April 2013 issue: Gender and Urban Change
Urbanization is often associated with greater independence and opportunity for women – but also with high risks of violence and constraints on employment, mobility and leadership that reflect deep gender-based inequalities. These issues are explored in the April 2013 issue of Environment and Urbanization, which is on Gender and Urban Change. It includes papers on: where and when urban women enjoy advantages over their rural counterparts; community savings schemes that build women’s leadership and support upgrading; how transport planning still fails to respond to women’s travel needs; how urban contexts can reduce gender-based violence, although often they can increase it; how income and ideology influence women’s decision-making in rural and urban areas in Nicaragua; the changes in women’s participation in labour markets in Dhaka and the tensions this can generate within households; what was learnt from a project working with girls and boys with disabilities in Mumbai; and the particular roles of women in seeking to get better services for their low-income/informal neighbourhoods in Bengalaru.
The editorial which has a summary of the key issues covered is open-access at http://eau.sagepub.com/content/25/1/3.full
This issue also has two papers on climate change, which are a detailed benefit-cost analysis applied to Durban; and the different responses of low-income tenants and squatters to adaptation in Khulna. Other papers include: the limitations in the Indian government’s Basic Services for the Urban Poor Programme; the politics of non-payment for water in Manila’s low-income communities; community-managed reconstruction in Old Fadama (Accra) after a fire; developing a solid waste collection service in informal settlements in Managua; how well-connected individuals control land allocations and water supply in an informal settlement in Dhaka; and an assessment of provision for water, sanitation and waste collection in two informal settlements in Kumasi.
October 2012 issue: Addressing poverty and inequality – new forms of urban governance in Asia
This issue has seven papers that consider the design and implementation of an ambitious Asia-wide initiative to support community-driven citywide upgrading − the Asian Coalition for Community Action (ACCA). Starting in 2009, this programme has supported 950 grassroots initiatives in 165 cities in 19 Asian nations and has set up Urban Poor Funds in more than 100 cities to help continue such support. These initiatives were also to encourage and support communities to learn from each other and to work together to get the engagement and support of city governments for citywide upgrading.
The papers consider different aspects of ACCA, including how it evolved and how it uses finance to support community action and engagement with local governments (and the setting up of national and city Urban Poor Funds). Also, how it supports collective processes within low-income communities, including: collective information collection (settlement mapping, citywide surveys); collective definition of problems and search for shared solutions; and bringing together savings networks. One paper presents the perspectives of two community leaders from the Philippines on change-making by communities, and who helps or hinders them; another explains how the community initiatives are being assessed by peers (those engaged in comparable community initiatives) rather than outside ”experts” who have no experience of living in informal settlements on very low incomes; and another discusses the role of community architects and other professionals working in grassroots-directed initiatives.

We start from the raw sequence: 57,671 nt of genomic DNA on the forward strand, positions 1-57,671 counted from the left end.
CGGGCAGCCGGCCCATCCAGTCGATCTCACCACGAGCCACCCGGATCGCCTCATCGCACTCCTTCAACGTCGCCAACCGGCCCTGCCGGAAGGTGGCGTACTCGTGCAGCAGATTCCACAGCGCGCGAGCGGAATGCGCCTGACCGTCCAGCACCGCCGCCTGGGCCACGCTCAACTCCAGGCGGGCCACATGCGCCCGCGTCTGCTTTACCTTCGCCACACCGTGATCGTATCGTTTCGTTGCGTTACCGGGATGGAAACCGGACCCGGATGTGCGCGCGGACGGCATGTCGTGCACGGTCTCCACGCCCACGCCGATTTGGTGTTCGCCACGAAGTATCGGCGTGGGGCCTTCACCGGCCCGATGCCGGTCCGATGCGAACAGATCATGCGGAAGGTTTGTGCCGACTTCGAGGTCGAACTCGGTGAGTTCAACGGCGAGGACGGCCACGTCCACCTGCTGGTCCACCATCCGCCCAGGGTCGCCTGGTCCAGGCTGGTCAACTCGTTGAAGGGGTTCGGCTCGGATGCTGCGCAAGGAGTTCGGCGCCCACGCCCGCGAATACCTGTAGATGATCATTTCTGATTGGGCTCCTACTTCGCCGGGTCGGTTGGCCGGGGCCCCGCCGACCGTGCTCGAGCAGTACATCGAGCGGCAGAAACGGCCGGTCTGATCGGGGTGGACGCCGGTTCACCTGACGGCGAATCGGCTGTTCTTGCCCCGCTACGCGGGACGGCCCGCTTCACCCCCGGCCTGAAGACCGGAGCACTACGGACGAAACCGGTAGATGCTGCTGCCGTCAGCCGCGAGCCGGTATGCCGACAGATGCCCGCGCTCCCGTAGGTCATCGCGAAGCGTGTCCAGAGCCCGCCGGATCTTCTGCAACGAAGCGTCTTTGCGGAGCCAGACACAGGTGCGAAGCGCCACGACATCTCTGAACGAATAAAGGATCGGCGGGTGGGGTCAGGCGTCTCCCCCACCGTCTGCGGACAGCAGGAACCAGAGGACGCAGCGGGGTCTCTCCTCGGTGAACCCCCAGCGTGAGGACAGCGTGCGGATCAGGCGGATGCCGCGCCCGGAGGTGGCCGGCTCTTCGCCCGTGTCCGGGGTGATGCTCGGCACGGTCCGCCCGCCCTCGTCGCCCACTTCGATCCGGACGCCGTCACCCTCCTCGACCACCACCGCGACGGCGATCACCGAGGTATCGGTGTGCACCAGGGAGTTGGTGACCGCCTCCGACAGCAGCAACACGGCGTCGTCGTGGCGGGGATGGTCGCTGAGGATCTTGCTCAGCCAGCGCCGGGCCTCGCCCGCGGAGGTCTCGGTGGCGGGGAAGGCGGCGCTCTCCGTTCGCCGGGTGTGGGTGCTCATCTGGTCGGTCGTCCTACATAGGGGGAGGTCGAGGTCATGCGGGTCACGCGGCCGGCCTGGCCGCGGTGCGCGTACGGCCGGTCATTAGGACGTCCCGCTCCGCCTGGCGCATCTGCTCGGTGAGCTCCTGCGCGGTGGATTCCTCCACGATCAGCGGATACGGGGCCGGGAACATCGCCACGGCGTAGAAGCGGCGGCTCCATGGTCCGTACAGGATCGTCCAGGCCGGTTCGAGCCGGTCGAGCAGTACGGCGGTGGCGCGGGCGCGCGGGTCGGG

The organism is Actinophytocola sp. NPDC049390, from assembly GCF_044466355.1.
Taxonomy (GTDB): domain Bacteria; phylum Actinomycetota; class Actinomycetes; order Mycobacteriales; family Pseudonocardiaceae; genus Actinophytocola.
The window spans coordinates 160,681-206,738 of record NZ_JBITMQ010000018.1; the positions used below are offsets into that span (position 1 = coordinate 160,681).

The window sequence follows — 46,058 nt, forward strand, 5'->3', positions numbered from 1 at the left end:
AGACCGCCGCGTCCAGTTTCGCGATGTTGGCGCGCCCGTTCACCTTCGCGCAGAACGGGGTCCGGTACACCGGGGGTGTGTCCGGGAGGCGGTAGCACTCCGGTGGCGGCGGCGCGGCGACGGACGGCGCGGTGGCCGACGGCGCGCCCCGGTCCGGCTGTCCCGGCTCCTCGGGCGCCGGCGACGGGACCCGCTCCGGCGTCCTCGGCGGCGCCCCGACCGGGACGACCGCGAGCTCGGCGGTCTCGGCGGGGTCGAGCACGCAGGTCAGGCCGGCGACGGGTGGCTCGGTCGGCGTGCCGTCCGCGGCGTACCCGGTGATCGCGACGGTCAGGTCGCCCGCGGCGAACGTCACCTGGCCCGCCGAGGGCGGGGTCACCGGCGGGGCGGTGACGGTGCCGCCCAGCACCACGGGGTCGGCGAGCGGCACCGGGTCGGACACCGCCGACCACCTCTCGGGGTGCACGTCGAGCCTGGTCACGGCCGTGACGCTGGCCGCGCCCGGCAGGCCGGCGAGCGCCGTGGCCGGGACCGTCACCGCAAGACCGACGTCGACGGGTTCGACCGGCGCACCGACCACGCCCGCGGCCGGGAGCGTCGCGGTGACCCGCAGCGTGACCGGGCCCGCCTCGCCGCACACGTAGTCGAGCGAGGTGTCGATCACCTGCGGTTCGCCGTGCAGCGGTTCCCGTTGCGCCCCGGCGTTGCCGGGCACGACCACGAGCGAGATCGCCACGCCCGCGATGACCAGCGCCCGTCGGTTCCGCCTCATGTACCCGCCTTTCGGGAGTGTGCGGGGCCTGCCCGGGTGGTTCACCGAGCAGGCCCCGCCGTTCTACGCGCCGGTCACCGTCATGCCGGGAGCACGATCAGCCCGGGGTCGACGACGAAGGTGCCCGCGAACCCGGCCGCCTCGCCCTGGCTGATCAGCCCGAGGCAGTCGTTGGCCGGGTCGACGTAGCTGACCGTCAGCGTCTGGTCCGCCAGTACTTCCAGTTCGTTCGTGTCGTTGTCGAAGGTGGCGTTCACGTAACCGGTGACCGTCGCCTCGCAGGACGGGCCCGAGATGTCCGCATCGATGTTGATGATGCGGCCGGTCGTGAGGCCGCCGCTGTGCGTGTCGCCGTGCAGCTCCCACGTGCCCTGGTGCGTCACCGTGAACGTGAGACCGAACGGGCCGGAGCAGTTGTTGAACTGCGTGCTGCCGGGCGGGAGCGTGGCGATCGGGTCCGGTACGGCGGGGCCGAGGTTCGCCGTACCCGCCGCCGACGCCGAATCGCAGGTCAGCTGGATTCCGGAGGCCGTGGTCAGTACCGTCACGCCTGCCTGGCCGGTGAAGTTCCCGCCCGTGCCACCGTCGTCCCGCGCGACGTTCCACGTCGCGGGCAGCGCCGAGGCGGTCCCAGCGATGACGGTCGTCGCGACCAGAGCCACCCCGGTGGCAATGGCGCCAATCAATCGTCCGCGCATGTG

Five papers are on climate change and cities: lessons from practice in Asia for building climate change resilience; addressing climate change in New York City; incorporating cities into the post-2012 climate change agreements; Ibadan’s vulnerability to wind hazards; and assessing climate change adaptation for water and sanitation providers.
Papers in Feedback include: why enumeration counts; the health and social implications of living in a non-notified slum in India; financing urban agriculture; and mapping and enumerating informal Roma settlements in Serbia.
April 2012 issue: Documenting the undocumented
The April 2012 issue is on Mapping, enumerating and surveying informal settlements and cities. It includes case studies from Ghana, Kenya, India, Namibia, South Africa, Tanzania and Uganda of how the residents of informal settlements worked with grassroots leaders and local NGOs to map and survey their settlement. These discuss how this helped to develop better relations with local government and in some cases partnerships. Also included is an account of how community-based enumerations started in India, a discussion of the role of architects in community mapping and planning, and a paper reviewing the environmental effects of informal urban expansion in Xalapa.
On climate change adaptation, there are papers on exploring ecosystem-based climate change adaptation in Durban, assessing flood protection measures in Dhaka and drawing in private finance to develop resilient cities.
It also has papers on revisiting a rehabilitation programme, 10 years after the earthquake in Gujarat, the fragmentation of urban landscapes worldwide, socioeconomic characteristics of informal dwellers in South Africa , assessing the performance of constructed wetlands in Thailand, the transformation of “villages in the city” in Guangzhou (China) and migration and mobility in a rapidly changing small town in Ethiopia.